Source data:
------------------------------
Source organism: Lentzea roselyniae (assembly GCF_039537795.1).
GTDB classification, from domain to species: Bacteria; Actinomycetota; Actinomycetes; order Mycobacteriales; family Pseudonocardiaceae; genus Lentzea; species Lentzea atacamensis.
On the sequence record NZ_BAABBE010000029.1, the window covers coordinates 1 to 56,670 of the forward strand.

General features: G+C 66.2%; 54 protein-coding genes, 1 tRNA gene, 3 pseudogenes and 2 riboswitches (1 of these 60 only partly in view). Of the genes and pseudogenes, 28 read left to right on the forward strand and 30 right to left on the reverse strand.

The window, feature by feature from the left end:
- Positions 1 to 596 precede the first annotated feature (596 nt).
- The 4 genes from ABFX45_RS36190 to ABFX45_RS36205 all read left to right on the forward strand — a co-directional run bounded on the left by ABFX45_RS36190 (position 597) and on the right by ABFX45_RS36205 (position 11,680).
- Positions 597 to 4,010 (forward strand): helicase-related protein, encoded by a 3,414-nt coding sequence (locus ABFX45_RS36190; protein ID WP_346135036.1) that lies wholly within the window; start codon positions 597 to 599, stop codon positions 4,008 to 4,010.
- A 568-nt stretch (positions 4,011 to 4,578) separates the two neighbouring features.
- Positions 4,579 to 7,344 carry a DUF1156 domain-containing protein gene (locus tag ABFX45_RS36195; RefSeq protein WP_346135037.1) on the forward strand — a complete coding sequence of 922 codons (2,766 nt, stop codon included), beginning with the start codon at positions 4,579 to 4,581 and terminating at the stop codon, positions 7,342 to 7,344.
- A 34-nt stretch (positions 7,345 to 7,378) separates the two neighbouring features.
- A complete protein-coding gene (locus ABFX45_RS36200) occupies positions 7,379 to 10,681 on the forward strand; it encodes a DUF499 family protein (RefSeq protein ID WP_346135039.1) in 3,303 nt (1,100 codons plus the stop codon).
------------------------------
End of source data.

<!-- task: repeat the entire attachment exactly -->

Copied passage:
Source organism: Lentzea roselyniae (assembly GCF_039537795.1).
GTDB classification, from domain to species: Bacteria; Actinomycetota; Actinomycetes; order Mycobacteriales; family Pseudonocardiaceae; genus Lentzea; species Lentzea atacamensis.
On the sequence record NZ_BAABBE010000029.1, the window covers coordinates 1 to 56,670 of the forward strand.

General features: G+C 66.2%; 54 protein-coding genes, 1 tRNA gene, 3 pseudogenes and 2 riboswitches (1 of these 60 only partly in view). Of the genes and pseudogenes, 28 read left to right on the forward strand and 30 right to left on the reverse strand.

The window, feature by feature from the left end:
- Positions 1 to 596 precede the first annotated feature (596 nt).
- The 4 genes from ABFX45_RS36190 to ABFX45_RS36205 all read left to right on the forward strand — a co-directional run bounded on the left by ABFX45_RS36190 (position 597) and on the right by ABFX45_RS36205 (position 11,680).
- Positions 597 to 4,010 (forward strand): helicase-related protein, encoded by a 3,414-nt coding sequence (locus ABFX45_RS36190; protein ID WP_346135036.1) that lies wholly within the window; start codon positions 597 to 599, stop codon positions 4,008 to 4,010.
- A 568-nt stretch (positions 4,011 to 4,578) separates the two neighbouring features.
- Positions 4,579 to 7,344 carry a DUF1156 domain-containing protein gene (locus tag ABFX45_RS36195; RefSeq protein WP_346135037.1) on the forward strand — a complete coding sequence of 922 codons (2,766 nt, stop codon included), beginning with the start codon at positions 4,579 to 4,581 and terminating at the stop codon, positions 7,342 to 7,344.
- A 34-nt stretch (positions 7,345 to 7,378) separates the two neighbouring features.
- A complete protein-coding gene (locus ABFX45_RS36200) occupies positions 7,379 to 10,681 on the forward strand; it encodes a DUF499 family protein (RefSeq protein ID WP_346135039.1) in 3,303 nt (1,100 codons plus the stop codon).